Tuesday, 29 March 2016

Zac Goldsmith published his cycling manifesto today. Cycling should be a vote winner for him but he's really failing to impress so far.

Protestors against closing some of the gates into Regents Park, to reduce
rat running commuter journeys by car. I am starting to feel Zac Goldsmith
wants their vote but not mine
Earlier this evening, Zac Goldsmith told a crowd in Richmond that: "I’m positively hounded by cycle campaigners who just seem to be about one thing, and you’re either with them or against them." It sounds like George Bush and the war against terror. And it's not true, frankly.

Cycle campaigners are a tricky lot. There are, I have to admit, some grumpy and rather strongly-opinionated folk in the cycle campaigning community. I've argued with plenty of them.

Opinionated and grumpy, they may be. But they are also, as a rule, passionate, knowledgable and articulate. And they don't take kindly to people who tell them only half truths.

And what's more, pretty much anyone who has been on a bike in London is a 'cycle campaigner'. They have to be. Because they know all too well what it's like to be threatened by proper danger as they get about the place on a bike.

So I don't really understand why Zac Goldsmith told an audience in Richmond earlier today that 'you're either with [cycle campaigners] or your against them'. If you have time, have a read of the very fair summary of that meeting by Tim Lennon.

Earlier this week, TfL announced that a whopping 6,400 people had responded to its consultation to build a cycle highway via Regents Park to Swiss Cottage. Two-thirds of those people supported the cycle highway. There has been considerable local opposition, however, whipped up by someone who goes under no name on twitter. In order to get names on a signature (4,000, I believe), the campaign has presented 'facts' about the cycle highway that have been less than entirely honest.

Yet Zac Goldsmith has said the cycle highway here is not something he "consider[s] a fait accompli".

He says that "the question is not if we accommodate cycling and make it safer, the question is how". Well, I would like to know how Zac proposes to make cycling safer in London. Will it mean helmets and more training? Or will it mean safe, proven, infrastructure for cycling?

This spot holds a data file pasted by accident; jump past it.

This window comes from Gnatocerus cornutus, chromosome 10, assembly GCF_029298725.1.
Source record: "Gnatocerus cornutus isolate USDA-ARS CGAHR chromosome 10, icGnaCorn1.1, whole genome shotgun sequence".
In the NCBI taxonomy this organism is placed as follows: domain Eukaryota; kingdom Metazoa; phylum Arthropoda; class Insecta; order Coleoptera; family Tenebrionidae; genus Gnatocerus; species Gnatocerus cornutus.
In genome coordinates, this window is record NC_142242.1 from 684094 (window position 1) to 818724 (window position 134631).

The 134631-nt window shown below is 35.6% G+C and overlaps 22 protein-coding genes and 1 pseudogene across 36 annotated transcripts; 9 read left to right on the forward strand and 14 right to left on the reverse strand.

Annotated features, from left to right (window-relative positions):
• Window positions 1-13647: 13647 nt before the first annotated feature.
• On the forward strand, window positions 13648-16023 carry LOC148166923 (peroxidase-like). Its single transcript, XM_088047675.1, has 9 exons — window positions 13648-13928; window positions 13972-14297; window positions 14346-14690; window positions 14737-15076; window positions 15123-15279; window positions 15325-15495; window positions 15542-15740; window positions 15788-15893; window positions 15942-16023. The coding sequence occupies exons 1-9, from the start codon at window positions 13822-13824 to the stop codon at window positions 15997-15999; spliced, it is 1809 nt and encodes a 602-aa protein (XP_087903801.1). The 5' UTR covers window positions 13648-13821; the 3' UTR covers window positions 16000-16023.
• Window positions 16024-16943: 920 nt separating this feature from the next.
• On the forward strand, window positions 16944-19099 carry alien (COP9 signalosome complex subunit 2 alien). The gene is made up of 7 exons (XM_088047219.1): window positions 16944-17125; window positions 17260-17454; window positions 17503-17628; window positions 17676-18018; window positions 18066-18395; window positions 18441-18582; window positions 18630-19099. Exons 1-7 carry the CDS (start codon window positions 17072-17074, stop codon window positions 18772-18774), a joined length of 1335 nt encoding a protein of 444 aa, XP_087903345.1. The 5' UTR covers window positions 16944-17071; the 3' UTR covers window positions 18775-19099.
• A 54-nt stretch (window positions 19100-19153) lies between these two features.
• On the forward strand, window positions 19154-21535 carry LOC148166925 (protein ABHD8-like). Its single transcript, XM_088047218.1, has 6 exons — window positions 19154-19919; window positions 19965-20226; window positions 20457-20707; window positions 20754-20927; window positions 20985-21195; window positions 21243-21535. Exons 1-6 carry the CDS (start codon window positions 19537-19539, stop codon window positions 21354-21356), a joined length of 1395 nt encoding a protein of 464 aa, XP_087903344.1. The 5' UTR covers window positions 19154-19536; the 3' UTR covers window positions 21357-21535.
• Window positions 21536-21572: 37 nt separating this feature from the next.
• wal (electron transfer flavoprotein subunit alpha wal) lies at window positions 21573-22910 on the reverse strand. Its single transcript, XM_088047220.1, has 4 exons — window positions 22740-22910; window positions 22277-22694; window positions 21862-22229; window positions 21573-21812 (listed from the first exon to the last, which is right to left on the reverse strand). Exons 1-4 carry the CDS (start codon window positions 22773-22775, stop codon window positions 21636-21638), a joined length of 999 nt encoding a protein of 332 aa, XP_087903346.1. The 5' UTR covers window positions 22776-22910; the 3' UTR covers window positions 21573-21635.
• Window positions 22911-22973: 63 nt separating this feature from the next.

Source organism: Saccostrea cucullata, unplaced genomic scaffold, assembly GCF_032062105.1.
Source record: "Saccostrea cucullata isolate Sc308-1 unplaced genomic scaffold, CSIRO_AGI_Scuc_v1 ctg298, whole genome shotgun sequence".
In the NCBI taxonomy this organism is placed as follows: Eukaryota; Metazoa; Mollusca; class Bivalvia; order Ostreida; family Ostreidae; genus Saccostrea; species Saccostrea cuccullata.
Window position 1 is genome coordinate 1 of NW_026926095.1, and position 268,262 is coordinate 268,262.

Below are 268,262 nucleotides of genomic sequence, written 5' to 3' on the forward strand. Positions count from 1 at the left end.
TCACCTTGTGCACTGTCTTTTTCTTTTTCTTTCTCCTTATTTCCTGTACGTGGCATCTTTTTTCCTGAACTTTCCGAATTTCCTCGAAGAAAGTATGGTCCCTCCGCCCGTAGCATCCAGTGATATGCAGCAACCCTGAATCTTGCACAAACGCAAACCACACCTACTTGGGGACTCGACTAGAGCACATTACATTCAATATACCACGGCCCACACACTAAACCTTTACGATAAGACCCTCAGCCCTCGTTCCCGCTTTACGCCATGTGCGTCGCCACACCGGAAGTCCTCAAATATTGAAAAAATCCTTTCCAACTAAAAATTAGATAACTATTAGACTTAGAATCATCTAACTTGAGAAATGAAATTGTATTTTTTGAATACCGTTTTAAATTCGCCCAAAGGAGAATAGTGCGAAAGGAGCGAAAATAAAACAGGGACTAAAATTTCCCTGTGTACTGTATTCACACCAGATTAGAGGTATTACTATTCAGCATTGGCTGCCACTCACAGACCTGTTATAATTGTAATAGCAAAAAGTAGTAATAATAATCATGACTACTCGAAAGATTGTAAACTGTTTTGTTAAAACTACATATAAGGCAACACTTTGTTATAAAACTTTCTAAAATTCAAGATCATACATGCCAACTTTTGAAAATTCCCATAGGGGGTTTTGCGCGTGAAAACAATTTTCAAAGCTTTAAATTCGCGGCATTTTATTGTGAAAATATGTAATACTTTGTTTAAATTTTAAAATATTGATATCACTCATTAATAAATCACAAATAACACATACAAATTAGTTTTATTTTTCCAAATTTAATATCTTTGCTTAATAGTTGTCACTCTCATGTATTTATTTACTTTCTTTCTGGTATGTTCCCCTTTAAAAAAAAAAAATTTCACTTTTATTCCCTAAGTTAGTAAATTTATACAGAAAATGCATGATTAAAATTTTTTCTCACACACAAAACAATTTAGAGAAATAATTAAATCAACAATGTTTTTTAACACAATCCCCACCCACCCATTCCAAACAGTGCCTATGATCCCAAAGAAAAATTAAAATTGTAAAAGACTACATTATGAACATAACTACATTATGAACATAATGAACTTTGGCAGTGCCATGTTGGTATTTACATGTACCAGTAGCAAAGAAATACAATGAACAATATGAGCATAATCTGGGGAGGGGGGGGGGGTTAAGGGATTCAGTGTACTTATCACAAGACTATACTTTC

'The Mayor's Vision for Cycling' report

The early signs are that London's very new cycle infrastructure is working. Last week, Boris Johnson published a report written by his cycling commissioner, Andrew Gilligan, which showed just how well its working. The report is pretty clear - the number of people cycling is way up on these routes. Congestion has not increased for other road users.

Does Zac mean he'll promise more of this? More segregated infrastructure on main roads? More roads made quieter for locals as well as for people who want to get about on foot or on a bike?

It's really not clear. He has already said that he hopes the cycle highways work but 'If the evidence showed that they didn't work, you'd have no choice but to rip them up.'  Does that mean that if people stand around with posters saying the cycle highways 'don't work' that he'll rip them up?

The new Blackfriars Road cycle highway
wasn't even open properly last week yet was already super
busy. Does Zac Goldsmith think this 'works' or will
he 'rip it up'??
Zac's cycling manifesto was published today. And the bulk of it seems to be about extending cycle hire.

At one point he talks about cycle highways and quietways. He says he'll "protect TfL's investment budget". He very specifically does NOT say he will protect the hard-fought for 10 year cycling budget (of which we have only seen the first year's investment).

Maybe Zac Goldsmith reckons he can win London by attacking cycling. But the thing is, all those cycling campaigners, yes, they are grumpy. But they are passionate. And I reckon they can swing a lot of voters who might vote Zac.

I am a swing voter when it comes to London politics. I want what's best for my city. As many of you know, I was hugely critical of Boris Johnson's 'cycling revolution' when it started. But Boris's team won me over because I felt they could deliver. And they have started to deliver.

I am not, I think, a natural Sadiq Khan supporter. Yet, when the London elections come round in two months' time, my swing vote may swing that way.

Zac Goldsmith is making it really hard for me to vote for him, unless he massively changes his tune on cycling and commits to proper continuation of the cycling investment plan.

There's still time for Zac Goldsmith to win the cycling vote. But he needs to show he takes cycling seriously. He hasn't done that yet, I'm afraid.